The maps, which are required by law, rank the hazard severity of different areas based on fuel, slope, and wind and fire weather. These maps are big-picture, they’re not looking at things that can be altered by defensible space, or other small alterations. “The maps are looking at a long term, 30 to 50 year horizon,” said Berlant.
So they’re not only looking at things like vegetation, but also how vegetation is likely to change.
The fire hazard severity maps categorize areas into three rankings — moderate, high, and very high fire hazard severity and separates the state into state responsibility areas and local responsibility areas
“The number one reason we assign a hazard scoring is not only for the public to know what’s my hazard for where I live, but in 2008 we adopted some of the most stringent, at the time, building standards for new construction in areas where wildfires are prevalent, specifically in the wildland urban interface.”
The hazard severity scoring defines which buildings need to be built to certain standards. In state responsibility areas, all areas listed as moderate, high or very high, and all local responsibility areas listed as having a fire high fire hazard severity have to be built to California chapter 7A wildland urban interface building codes, which define what materials can be used for construction, what designs are appropriate, and whether or not certain alterations can be made, among other things.
The maps also provide information to home insurance companies, who can use the map information to gain a better understanding of how likely homes they insure are to burn.
In other news the governor’s office announced nearly half a billion dollars towards wildfire prevention, read the press release below:
Governor Newsom, Legislative Leaders Announce Early Budget Action for Wildfire Prevention
SACRAMENTO– Governor Gavin Newsom, Senate President pro Tempore Toni G. Atkins (D-San Diego) and Assembly Speaker Anthony Rendon (D-Lakewood) today announced a $536 million funding plan to help improve California’s resilience to wildfires. They released the following statement:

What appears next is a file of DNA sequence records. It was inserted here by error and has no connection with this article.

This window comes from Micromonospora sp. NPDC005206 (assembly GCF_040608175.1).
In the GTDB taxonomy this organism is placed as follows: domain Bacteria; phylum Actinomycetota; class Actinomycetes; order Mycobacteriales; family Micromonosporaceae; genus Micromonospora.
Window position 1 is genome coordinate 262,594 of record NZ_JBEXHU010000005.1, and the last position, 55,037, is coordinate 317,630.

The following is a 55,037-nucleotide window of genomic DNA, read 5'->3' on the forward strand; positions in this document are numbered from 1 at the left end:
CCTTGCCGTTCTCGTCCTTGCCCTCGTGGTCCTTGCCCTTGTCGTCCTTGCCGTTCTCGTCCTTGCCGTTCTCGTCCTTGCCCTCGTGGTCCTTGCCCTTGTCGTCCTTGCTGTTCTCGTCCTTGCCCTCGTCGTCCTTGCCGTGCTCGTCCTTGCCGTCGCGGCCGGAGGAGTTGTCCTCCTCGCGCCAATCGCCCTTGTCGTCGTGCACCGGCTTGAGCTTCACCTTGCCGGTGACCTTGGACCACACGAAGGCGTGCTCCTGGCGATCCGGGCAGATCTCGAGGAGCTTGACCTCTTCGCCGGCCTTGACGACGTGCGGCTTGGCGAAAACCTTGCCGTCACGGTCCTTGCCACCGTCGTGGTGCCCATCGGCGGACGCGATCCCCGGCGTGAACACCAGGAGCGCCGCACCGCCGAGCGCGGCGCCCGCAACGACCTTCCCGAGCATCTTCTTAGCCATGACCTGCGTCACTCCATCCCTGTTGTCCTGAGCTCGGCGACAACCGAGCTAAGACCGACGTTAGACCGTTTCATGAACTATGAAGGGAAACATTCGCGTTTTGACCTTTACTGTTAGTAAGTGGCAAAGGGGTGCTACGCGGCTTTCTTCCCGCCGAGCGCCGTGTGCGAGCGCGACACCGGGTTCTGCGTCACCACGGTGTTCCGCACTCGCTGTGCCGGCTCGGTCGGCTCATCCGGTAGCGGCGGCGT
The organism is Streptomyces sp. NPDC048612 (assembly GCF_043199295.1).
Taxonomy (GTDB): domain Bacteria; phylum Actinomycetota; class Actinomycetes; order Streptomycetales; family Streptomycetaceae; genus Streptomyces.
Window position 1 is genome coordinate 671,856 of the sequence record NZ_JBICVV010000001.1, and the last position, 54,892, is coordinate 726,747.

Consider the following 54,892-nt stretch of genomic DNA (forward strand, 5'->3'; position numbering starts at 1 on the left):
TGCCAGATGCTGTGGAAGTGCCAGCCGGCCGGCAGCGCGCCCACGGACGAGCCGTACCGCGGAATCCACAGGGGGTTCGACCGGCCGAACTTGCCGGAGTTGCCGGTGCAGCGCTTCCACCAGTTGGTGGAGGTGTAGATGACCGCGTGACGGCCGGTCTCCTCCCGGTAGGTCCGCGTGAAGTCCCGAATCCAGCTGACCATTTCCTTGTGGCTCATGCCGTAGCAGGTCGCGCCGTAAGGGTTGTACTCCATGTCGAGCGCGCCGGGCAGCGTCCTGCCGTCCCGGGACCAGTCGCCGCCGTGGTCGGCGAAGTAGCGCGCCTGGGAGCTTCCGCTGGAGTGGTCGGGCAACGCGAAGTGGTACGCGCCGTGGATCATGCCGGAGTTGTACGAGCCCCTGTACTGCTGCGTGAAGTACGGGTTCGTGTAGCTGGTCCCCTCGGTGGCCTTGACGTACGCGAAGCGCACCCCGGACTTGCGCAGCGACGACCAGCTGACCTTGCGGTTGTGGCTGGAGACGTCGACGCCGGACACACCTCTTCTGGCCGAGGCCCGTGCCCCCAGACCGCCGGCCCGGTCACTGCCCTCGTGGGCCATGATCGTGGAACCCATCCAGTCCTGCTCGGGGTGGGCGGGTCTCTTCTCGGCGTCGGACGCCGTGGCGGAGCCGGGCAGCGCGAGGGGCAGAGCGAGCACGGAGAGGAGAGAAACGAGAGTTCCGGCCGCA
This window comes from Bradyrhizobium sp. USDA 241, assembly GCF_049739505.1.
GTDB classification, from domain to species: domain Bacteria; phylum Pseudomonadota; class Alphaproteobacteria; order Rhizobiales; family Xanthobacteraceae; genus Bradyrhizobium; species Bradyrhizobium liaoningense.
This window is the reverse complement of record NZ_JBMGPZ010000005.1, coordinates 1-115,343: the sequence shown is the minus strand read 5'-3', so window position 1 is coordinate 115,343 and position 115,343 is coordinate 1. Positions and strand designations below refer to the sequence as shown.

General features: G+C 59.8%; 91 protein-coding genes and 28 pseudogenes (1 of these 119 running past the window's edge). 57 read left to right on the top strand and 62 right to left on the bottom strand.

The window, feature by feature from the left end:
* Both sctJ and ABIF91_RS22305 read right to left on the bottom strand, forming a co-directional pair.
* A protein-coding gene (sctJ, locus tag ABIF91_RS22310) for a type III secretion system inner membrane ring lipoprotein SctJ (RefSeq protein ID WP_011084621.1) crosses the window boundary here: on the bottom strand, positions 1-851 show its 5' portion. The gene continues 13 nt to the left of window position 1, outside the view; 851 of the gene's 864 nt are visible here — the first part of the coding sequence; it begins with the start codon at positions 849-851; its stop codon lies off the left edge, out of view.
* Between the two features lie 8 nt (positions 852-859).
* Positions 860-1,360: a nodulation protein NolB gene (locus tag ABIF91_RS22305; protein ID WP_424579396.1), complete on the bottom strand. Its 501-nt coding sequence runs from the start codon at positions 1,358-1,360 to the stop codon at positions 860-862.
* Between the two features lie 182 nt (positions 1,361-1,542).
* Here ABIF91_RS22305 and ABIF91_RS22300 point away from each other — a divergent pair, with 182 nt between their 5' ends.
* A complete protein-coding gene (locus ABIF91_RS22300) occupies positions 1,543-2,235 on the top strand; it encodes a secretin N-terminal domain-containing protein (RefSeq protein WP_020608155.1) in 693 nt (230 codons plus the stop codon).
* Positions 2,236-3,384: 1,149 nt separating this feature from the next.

“With California facing another extremely dry year, it is critical that we get a head start on reducing our fire risk. We are doing that by investing more than half a billion dollars on projects and programs that provide improved fire prevention for all parts of California.
“Key parts of the Administration’s initial proposal have been supplemented by legislative ideas that will pay dividends over the years, such as greater investments in forest health projects, improvements on defensible space, home hardening against fires, fire prevention grants, and prevention workforce training. The plan includes public and private lands vegetation management, community-focused efforts for prevention and resilience and economic stimulus for the forestry economy.
“Because we know that California’s fires are not limited to forested lands, we have built in attention to all kinds of vulnerable terrain and vegetation, with incentives for prevention that protects larger numbers of residents.
“The $536 million funding packaging includes $125 million from Greenhouse Gas Reduction Funds and $411 million from the General Fund. We also hope to draw federal disaster prevention grants to match money spent on home hardening.
“We are pleased to have reached an agreement to get California quickly on the road to strong wildfire prevention, but we know more work is needed. This plan could not have been developed without the hard work of Assemblymembers Richard Bloom and Phil Ting, and Senators Bob Wieckowski, Susan Rubio, and Mike McGuire, among others. We anticipate additional benefits from discussions on the 2021-2022 budget.”
Details on this funding package can be found in SB 85 and AB 79.